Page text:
He noted that the historical
and biological value is too
important to lose.
Zadie Neufville
[email protected]
NEPSETTER: Any parting words of advice that you would like to share with our
audience?
‘Dadda’: (Laughs!) I do not think that the
pay has to do with work. I think that once
you enjoy what you do that becomes your
motivation. It is important to focus on that
and not only the advice that you may receive
from your peer groups, while at work. Follow good advice, especially of those in the
know, and of course, my view is we can get
more out of NEPA if we all pull together —
in the same direction! We have
to find a way to do that..
Agostinho Pinnock
[email protected]
World Town Planning Day 2006,
a great success!
W
orld Town Planning Day
(WTPD) highlights the
important role planning plays in
development,
environmental
protection, sustainable economic
growth and the overall quality of
life for citizens worldwide.
On November 8, Jamaica joined
the rest of the world in observing
the 57th staging of World Town
Planning Day. Under the theme,
Town and Country Planning:
“CREATING BETTER COMMUNITIES”, the significance of
urban and regional planning to
community development and, by
extension citizens was appropriately highlighted.
WTPD was launched at the Hagley
Park Road offices of the Ministry
of Local Government and Environment (MLGE), in Kingston. A
number of government officials,
NEPA representatives, members of
the planning community, students
and teachers turned out to participate in the ceremony. Guest
speaker, Dr. Ruth Potopsingh,
Chairperson of the Town and
Country
Planning
Authority
(TCPA) addressed the gathering.
Entertainment was provided by
Holy Childhood High and Mount
James All-age School, the winner
and runner-up for the 2006 NEPA
School’s Song Competition.
The launch was followed by an
exhibition which featured displays
from a number of government
agencies showcasing work in urban
and regional planning, land use
and
sustainable
development
practices in Jamaica. Other
activities included radio broadcasts
on Power 106 and RJR 94 FM and
print features in the Gleaner and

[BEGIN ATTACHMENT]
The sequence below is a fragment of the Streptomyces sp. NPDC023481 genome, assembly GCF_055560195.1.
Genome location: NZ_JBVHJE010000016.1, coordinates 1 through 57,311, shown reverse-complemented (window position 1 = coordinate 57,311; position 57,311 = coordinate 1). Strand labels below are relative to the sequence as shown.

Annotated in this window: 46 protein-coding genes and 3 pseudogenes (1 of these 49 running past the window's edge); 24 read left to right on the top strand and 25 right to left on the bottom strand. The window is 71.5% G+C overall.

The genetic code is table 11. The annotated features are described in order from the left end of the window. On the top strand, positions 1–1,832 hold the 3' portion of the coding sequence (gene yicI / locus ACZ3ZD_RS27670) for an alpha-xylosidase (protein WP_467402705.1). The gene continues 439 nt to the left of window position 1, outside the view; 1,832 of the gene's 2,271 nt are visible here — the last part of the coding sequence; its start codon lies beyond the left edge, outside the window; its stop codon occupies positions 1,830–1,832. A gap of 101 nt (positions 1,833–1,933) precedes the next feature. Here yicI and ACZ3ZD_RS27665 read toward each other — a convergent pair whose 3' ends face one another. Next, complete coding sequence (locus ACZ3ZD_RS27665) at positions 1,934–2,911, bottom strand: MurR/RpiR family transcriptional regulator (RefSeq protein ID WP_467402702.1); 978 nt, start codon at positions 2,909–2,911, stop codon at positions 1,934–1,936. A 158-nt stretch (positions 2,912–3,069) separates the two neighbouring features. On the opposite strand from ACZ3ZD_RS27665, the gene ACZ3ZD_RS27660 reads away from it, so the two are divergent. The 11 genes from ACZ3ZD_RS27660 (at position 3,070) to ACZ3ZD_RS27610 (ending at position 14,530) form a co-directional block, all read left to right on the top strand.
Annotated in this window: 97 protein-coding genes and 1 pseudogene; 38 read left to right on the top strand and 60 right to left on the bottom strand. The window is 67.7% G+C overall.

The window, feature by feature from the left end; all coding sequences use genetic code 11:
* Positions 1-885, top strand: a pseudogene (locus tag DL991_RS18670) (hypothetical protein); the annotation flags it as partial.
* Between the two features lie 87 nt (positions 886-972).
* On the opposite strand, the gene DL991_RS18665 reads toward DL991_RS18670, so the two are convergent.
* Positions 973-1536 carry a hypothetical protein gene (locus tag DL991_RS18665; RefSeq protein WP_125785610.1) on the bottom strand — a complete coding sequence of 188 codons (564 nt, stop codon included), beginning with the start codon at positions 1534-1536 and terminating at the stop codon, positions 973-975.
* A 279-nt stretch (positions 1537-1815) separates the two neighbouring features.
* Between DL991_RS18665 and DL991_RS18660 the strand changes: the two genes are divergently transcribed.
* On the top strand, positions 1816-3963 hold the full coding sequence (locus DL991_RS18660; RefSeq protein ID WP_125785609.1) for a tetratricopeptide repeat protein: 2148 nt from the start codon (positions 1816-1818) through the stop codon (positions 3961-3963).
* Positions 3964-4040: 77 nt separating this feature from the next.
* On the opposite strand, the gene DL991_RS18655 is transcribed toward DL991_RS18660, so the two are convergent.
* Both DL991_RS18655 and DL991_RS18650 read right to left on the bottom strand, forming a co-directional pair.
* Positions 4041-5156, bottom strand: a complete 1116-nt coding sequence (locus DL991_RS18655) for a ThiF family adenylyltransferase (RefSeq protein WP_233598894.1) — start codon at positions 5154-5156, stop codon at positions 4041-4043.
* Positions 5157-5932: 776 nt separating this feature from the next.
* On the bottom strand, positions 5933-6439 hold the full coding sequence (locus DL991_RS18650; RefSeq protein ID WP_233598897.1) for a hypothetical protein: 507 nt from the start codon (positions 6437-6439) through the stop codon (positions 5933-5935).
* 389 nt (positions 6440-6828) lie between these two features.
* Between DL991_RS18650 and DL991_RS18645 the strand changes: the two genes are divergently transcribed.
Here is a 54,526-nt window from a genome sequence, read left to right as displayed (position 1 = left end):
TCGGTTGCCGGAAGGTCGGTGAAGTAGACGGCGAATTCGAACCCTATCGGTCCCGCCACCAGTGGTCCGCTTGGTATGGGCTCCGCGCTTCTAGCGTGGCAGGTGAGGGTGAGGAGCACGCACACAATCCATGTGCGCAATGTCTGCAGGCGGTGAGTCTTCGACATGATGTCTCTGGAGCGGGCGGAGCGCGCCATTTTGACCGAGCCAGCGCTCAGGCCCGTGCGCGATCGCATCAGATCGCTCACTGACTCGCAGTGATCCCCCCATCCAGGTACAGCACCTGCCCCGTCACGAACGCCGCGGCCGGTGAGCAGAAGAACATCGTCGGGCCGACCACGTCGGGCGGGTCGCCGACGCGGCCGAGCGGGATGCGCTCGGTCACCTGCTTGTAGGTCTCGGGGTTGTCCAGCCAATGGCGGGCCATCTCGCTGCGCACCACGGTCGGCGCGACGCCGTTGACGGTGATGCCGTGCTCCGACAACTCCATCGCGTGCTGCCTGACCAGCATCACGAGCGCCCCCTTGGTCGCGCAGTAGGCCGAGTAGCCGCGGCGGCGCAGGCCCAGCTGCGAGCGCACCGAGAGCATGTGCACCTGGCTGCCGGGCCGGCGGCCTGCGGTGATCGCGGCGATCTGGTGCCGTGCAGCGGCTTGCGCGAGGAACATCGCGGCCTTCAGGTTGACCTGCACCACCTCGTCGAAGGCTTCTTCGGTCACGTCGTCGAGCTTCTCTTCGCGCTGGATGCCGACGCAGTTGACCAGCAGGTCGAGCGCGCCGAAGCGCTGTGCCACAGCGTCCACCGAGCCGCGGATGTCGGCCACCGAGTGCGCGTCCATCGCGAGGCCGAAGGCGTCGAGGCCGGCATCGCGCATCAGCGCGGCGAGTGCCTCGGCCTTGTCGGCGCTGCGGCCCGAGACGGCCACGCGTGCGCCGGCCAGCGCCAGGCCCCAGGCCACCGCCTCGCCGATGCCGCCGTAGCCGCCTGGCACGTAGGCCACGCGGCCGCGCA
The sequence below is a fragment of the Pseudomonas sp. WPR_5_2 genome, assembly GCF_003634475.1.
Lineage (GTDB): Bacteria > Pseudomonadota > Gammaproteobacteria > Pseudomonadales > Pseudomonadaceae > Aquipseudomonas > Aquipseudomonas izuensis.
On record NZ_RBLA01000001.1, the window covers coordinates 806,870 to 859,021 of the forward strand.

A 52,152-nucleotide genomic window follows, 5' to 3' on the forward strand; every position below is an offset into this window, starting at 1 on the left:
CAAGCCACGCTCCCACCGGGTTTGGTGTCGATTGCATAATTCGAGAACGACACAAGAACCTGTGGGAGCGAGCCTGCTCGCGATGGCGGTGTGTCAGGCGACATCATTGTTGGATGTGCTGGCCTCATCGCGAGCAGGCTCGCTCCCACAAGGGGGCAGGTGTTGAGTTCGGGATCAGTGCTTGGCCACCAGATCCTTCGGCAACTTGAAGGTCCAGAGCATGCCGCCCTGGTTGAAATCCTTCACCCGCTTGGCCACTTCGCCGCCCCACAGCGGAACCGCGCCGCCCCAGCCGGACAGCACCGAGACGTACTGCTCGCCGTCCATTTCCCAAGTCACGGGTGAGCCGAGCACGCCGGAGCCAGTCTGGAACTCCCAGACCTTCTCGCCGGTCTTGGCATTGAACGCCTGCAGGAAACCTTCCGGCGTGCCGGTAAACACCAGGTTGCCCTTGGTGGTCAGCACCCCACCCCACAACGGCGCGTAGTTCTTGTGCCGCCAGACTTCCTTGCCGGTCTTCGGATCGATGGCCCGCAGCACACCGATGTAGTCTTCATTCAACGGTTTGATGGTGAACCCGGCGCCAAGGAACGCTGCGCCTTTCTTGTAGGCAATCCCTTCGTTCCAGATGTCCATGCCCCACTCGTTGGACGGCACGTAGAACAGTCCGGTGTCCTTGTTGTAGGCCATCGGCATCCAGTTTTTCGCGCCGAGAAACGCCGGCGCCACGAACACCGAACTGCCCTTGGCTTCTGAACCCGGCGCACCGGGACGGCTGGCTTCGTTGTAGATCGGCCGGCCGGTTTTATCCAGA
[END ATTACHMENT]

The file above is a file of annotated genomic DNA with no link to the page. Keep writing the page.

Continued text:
the Jamaica Observer. The day
ended with a forum hosted by the
Jamaican Institute of Planners.
Dr. Carol Archer, Dean in the
Faculty of the Built Environment,
University of Technology, spoke
on key parameters for establishing
sustainable communities.
WTPD is intended to recognize
and promote the significance of
planning in creating livable communities and is celebrated in thirty
countries worldwide. The day is
observed to promote awareness and
support for community planning.
WTPD celebrations are also
designed to indicate international
governments' commitment to
promoting planning as a way for
citizens to shape a sustainable
strategy
for
the
future.
By Natalie Fearon
[email protected]
Page 4
Greening of Government…
…ENACT Leads the Way!!
mental resources. In a letter to
the South China Morning
Post, he said that the gains
made by China in the last three
decades could all be cancelled
out, if no real efforts are made
to address environmental degradation by the Chinese government soon.
Back on the home front, Government of Jamaica (GOJ) developed a Greening of Government
programme, recognizing that it could
bring significant gains in economic
efficiencies as well as improvements
in environmental performance of the
public sector. This was started in
1999 and was spearheaded by the
CIDA/GOJ Environmental Action
(ENACT) Programme. Low economic
growth, high public debt, on-going
public sector reform and gradual
environmental degradation form the
context in which for these initiatives
occur.
Elizabeth Emmenual (right) accepts a present from
a student at MIND
G
overnments have greatly impacted the environment, both
locally and internationally, through
the development and implementation
of policies, strategic plans and operational functions. These all interact
with various aspects of the natural
environment. If not properly managed, these functions can and do have
adverse effects.
Positive economic growth is undoubtedly tied to a healthy environment
and also has implications for social